This was a great, fun read and I'm really looking forward to Armadale which is the last Wilkie Collins novel on my Classics Club list. I think I'll also have to add Basil to my next Classics Club list which I'm mentally preparing as I only have 15 books left!
Friday, September 4, 2015
|Don't you love the button? The artwork is by Abigail Larson.|
Perfect timing! I'm nearly finished with Wilkie Collins' No Name and it's already time for R.eaders I.mbibing P.eril (RIP) X! Hosted by the Estella Society, participants read mysteries, thrillers, and suspense, gothic, dark fantasy, and supernatural works of literature during September and October.
Looking over my TBR shelves (and in particular my Classics Club list), here are my potential reads:
The Mysterious Death of Miss Austen by Lindsay Ashford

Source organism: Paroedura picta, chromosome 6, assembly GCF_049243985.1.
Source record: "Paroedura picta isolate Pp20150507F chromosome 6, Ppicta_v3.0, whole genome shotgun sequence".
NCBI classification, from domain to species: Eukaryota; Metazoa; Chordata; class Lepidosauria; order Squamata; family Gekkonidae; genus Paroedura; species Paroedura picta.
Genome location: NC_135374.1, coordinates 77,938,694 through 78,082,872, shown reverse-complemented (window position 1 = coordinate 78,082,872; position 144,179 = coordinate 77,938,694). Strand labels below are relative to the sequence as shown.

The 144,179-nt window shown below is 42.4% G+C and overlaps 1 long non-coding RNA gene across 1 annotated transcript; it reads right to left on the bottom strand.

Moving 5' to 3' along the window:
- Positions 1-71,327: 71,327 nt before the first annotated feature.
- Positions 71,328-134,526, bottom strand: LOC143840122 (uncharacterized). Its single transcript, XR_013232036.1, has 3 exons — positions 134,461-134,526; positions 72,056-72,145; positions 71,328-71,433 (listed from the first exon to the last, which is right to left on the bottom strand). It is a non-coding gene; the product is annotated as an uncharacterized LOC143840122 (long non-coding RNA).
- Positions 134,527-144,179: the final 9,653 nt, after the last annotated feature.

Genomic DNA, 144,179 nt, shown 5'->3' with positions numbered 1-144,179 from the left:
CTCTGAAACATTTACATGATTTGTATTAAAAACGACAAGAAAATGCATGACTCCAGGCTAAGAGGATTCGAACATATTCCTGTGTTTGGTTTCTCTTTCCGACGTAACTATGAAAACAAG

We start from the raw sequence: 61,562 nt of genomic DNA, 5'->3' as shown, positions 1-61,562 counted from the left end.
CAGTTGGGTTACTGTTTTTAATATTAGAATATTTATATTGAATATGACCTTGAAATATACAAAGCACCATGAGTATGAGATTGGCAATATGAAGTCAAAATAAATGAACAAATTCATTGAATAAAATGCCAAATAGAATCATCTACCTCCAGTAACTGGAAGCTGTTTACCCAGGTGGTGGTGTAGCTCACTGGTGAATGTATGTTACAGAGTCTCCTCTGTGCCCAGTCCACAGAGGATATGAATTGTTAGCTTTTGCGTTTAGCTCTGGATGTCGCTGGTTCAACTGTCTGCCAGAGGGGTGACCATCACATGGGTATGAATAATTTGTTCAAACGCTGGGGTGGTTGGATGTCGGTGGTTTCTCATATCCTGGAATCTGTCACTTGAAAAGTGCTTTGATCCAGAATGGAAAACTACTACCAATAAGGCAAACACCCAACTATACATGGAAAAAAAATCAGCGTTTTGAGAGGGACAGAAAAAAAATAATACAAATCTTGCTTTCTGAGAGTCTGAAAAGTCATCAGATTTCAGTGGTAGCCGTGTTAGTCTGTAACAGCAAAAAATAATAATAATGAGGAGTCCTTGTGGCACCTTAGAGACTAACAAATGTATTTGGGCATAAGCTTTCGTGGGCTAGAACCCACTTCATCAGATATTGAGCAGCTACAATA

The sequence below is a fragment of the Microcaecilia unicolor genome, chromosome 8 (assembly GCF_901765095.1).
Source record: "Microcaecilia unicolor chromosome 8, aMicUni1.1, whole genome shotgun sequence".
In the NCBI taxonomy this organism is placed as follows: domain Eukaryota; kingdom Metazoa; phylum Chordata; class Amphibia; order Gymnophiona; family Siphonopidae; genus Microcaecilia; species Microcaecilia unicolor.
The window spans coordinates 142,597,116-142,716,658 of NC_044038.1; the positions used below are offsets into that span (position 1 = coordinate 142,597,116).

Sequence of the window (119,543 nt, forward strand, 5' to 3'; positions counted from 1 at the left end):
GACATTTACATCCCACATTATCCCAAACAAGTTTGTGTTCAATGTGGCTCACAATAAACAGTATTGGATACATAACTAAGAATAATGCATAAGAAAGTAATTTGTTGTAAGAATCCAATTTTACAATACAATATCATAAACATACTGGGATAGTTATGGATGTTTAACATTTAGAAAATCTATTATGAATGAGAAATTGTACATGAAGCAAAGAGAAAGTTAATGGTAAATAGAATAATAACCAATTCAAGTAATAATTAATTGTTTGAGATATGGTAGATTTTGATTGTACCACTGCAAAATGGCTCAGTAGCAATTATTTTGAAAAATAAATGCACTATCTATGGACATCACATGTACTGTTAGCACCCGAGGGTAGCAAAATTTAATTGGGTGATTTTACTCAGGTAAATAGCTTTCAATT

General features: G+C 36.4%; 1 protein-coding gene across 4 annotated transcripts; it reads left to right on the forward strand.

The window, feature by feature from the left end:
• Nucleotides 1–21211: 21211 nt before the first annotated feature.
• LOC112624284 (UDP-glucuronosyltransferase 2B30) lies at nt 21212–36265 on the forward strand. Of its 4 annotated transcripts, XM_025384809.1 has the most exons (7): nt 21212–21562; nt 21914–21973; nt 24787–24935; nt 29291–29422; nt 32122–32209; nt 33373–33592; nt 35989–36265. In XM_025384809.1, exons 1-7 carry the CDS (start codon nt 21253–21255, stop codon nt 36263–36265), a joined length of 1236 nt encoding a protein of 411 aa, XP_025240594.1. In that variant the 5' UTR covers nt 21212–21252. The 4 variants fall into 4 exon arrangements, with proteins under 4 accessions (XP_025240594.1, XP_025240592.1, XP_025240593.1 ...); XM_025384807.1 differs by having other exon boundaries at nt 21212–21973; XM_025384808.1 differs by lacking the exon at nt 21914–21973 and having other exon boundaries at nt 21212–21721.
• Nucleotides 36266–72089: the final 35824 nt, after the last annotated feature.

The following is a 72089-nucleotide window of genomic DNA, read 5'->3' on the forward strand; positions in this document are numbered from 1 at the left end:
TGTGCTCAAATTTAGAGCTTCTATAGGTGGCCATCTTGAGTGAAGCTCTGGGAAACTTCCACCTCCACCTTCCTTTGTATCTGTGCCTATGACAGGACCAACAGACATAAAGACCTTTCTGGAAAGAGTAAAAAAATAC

The Mystery of Edwin Drood by Charles Dickens
Tales of Mystery and the Macabre by Elizabeth Gaskell
The Hunchback of Notre Dame by Victor Hugo
A Wild Sheep Chase by Haruki Murakami
Drood by Dan Simmons
And these are books I might possibly check out from the library:
A Long Fatal Love Chase by Louisa May Alcott
Armadale by Wilkie Collins
Frenchman's Creek by Daphne du Maurier
The Secret History by Donna Tartt
I'm signing up for Peril the Second, which is two books. I may also read some short stories, either by M. R. James or E. F. Benson.
Anyone else signing up for RIP X? What are you reading?